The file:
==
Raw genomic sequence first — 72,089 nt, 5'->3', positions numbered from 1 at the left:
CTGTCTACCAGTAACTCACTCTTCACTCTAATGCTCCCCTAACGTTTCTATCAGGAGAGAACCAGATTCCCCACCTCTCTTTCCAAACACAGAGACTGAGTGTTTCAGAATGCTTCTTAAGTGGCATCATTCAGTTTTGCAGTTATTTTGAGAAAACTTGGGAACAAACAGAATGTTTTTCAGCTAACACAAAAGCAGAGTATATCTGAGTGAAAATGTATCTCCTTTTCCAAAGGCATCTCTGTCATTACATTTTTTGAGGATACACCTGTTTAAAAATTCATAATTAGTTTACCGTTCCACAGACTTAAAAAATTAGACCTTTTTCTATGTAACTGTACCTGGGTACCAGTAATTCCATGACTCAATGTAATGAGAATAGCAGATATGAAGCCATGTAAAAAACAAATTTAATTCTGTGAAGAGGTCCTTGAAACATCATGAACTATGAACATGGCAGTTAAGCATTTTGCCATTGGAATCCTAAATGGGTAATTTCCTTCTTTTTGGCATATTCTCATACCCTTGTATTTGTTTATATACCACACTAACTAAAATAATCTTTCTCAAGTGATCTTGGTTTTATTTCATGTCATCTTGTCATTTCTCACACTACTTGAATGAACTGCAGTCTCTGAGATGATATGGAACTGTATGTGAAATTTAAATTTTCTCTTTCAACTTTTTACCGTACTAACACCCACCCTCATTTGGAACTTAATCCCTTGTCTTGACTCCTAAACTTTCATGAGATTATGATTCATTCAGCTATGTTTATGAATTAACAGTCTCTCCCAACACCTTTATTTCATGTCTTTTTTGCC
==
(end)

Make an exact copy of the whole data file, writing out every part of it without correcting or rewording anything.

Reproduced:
Raw genomic sequence first — 72,089 nt, 5'->3', positions numbered from 1 at the left:
CTGTCTACCAGTAACTCACTCTTCACTCTAATGCTCCCCTAACGTTTCTATCAGGAGAGAACCAGATTCCCCACCTCTCTTTCCAAACACAGAGACTGAGTGTTTCAGAATGCTTCTTAAGTGGCATCATTCAGTTTTGCAGTTATTTTGAGAAAACTTGGGAACAAACAGAATGTTTTTCAGCTAACACAAAAGCAGAGTATATCTGAGTGAAAATGTATCTCCTTTTCCAAAGGCATCTCTGTCATTACATTTTTTGAGGATACACCTGTTTAAAAATTCATAATTAGTTTACCGTTCCACAGACTTAAAAAATTAGACCTTTTTCTATGTAACTGTACCTGGGTACCAGTAATTCCATGACTCAATGTAATGAGAATAGCAGATATGAAGCCATGTAAAAAACAAATTTAATTCTGTGAAGAGGTCCTTGAAACATCATGAACTATGAACATGGCAGTTAAGCATTTTGCCATTGGAATCCTAAATGGGTAATTTCCTTCTTTTTGGCATATTCTCATACCCTTGTATTTGTTTATATACCACACTAACTAAAATAATCTTTCTCAAGTGATCTTGGTTTTATTTCATGTCATCTTGTCATTTCTCACACTACTTGAATGAACTGCAGTCTCTGAGATGATATGGAACTGTATGTGAAATTTAAATTTTCTCTTTCAACTTTTTACCGTACTAACACCCACCCTCATTTGGAACTTAATCCCTTGTCTTGACTCCTAAACTTTCATGAGATTATGATTCATTCAGCTATGTTTATGAATTAACAGTCTCTCCCAACACCTTTATTTCATGTCTTTTTTGCC